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Front Page » Opinion » Urban emergency plans shouldn’t be a secret downtown

Urban emergency plans shouldn’t be a secret downtown

Written by on August 9, 2016
Urban emergency plans shouldn’t be a secret downtown

As reports of global urban attacks and emergencies echo, we’d taken it for granted that Miami, as one of the globe’s most visible beacons, is well prepared not only for hurricanes that sometimes threaten but for the unknown disasters that are becoming more frequent.

Whether it’s an epidemic or fire, flooding or tsunami, terrorism or plane crash, we were sure that plans had long since been drawn, all thoroughly checked by the Federal Emergency Management Agency and disseminated to all key players in Miami.

We’re still sure that excellent plans exist. But now we’re also sure that not all the key players know what they say.

At a recent Miami Downtown Development Authority meeting, its chairman, Miami Commissioner Ken Russell, asked “What are our preparations?”

“We have been on the fringes of emergency management,” he was told by the authority’s executive director, Alyce Robertson. She told Mr. Russell that she had reached out to the city manager and police chief to “quickly come up to speed.”

That puts downtown Miami a long way behind in a world where anything can happen at any moment – and is in fact happening more frequently. The taxpayer-financed agency that runs downtown development and provides some public service help should long since have been up to speed and offering input in disaster plans. Who knows downtown better?

Everyone ought to know the plans, everyone from public agencies to major employers to elected officials. Yet in the Downtown Development Authority meeting a city commissioner was asking a public agency in a room full of business leaders and nobody knew downtown’s disaster plans.

On reflection, we shouldn’t be surprised that the obvious step of communicating plans hadn’t happened – or at least hadn’t reached these key players.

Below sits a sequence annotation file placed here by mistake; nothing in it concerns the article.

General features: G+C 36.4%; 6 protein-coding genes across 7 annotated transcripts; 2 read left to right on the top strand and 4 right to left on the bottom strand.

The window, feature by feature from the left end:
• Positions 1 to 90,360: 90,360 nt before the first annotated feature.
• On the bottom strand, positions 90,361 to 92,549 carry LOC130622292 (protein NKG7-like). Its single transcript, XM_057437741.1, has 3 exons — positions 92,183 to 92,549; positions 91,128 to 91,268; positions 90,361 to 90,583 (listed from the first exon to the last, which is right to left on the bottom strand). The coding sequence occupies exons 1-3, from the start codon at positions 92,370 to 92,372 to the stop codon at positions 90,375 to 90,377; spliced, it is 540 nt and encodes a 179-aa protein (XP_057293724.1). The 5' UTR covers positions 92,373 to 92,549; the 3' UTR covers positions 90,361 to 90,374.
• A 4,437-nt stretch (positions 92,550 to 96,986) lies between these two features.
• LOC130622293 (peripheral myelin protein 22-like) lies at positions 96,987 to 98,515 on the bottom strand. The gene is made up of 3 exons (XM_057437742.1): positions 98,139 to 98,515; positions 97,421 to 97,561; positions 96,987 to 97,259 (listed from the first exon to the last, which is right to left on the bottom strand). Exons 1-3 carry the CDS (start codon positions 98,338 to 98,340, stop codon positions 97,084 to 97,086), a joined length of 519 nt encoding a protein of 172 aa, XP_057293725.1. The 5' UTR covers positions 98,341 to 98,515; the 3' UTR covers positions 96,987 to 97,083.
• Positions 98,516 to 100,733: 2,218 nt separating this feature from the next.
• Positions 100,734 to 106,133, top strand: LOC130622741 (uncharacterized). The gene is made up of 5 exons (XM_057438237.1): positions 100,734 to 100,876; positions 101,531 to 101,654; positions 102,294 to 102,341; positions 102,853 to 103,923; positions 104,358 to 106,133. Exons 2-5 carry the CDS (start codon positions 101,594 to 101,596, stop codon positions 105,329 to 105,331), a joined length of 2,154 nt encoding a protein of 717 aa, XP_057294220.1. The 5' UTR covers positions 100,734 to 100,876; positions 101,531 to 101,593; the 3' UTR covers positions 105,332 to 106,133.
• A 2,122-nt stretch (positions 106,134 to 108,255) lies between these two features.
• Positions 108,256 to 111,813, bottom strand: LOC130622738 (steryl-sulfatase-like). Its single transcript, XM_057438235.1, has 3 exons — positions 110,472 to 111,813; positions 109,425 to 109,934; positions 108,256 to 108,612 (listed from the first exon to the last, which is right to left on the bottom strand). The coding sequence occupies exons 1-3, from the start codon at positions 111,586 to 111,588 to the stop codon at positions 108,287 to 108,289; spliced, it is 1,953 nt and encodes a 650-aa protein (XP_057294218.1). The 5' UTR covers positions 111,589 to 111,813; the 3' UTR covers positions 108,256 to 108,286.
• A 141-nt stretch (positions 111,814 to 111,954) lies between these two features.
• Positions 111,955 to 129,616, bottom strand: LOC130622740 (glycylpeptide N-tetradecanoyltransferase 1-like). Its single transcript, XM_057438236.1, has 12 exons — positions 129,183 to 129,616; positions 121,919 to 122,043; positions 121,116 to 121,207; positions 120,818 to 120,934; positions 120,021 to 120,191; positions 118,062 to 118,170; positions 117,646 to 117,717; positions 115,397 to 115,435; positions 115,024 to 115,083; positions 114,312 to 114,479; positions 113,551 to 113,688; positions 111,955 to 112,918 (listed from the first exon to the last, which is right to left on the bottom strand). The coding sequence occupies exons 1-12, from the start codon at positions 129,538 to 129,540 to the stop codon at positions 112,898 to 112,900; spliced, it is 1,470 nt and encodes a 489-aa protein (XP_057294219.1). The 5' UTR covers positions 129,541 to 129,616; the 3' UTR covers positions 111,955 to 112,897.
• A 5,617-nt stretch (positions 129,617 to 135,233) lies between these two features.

It wasn’t the first time that local government has overlooked the obvious. The county let sewer and water upgrades go undone for decades as it approved more and more development. Now we’re facing a consent decree with the federal government and more than $13 billion in work that should have been done but never was, work we will now pay for via spiraling water and sewer rates.

There was also the matter of rapid construction and population growth with few new roads and little added transit, resulting in the traffic congestion that has now taken on emergency proportions. It was so obvious that you couldn’t keep adding people and cars without adding ways to get around that most of us assumed, wrongly, that someone was paying attention.

So now we discover that with urban crises – mostly of a terrorist nature – growing more frequent, the folks who run downtown don’t know the game plan if something happens. We must also question whether whatever plans we have compiled took into account expertise from these guardians of downtown.

We are certain that a thorough and detailed master plan for urban disaster here does exist. We would hope that only the Downtown Development Authority and its members were incredibly skipped, and that everyone else involved was not only part of the planning but has the plan in hand, ready to use should it ever become necessary.

The problem is, while a plan is needed only after a disaster, it’s needed immediately, with no time to disseminate or study a plan. It must be in hand and ready to go, in hopes that it never will be used but with full knowledge that if need should arise, everyone will be involved immediately in vital steps that cannot wait.

Those doing the planning must make clear well in advance to everyone involved – from churches to schools to businesses to volunteers – what their roles would be. You can’t prepare for disaster afterward.

The gap that is now apparent is in communication. Either the Downtown Development Authority forgot to tell its directors that it has the disaster plan for downtown or it doesn’t have the plan.

In either case, emergency planners at the federal, state, county and city levels all need to make sure that everyone is reassured that a plan does in fact exist, that it is thorough, that it can and will work, that it has been updated to include every method of terrorism, and that everyone who might be involved after a disaster knows what the plan says well before anything ever occurs.

Thanks to Commissioner Russell and the Downtown Development Authority for making clear that we have at minimum a communication gap to close immediately.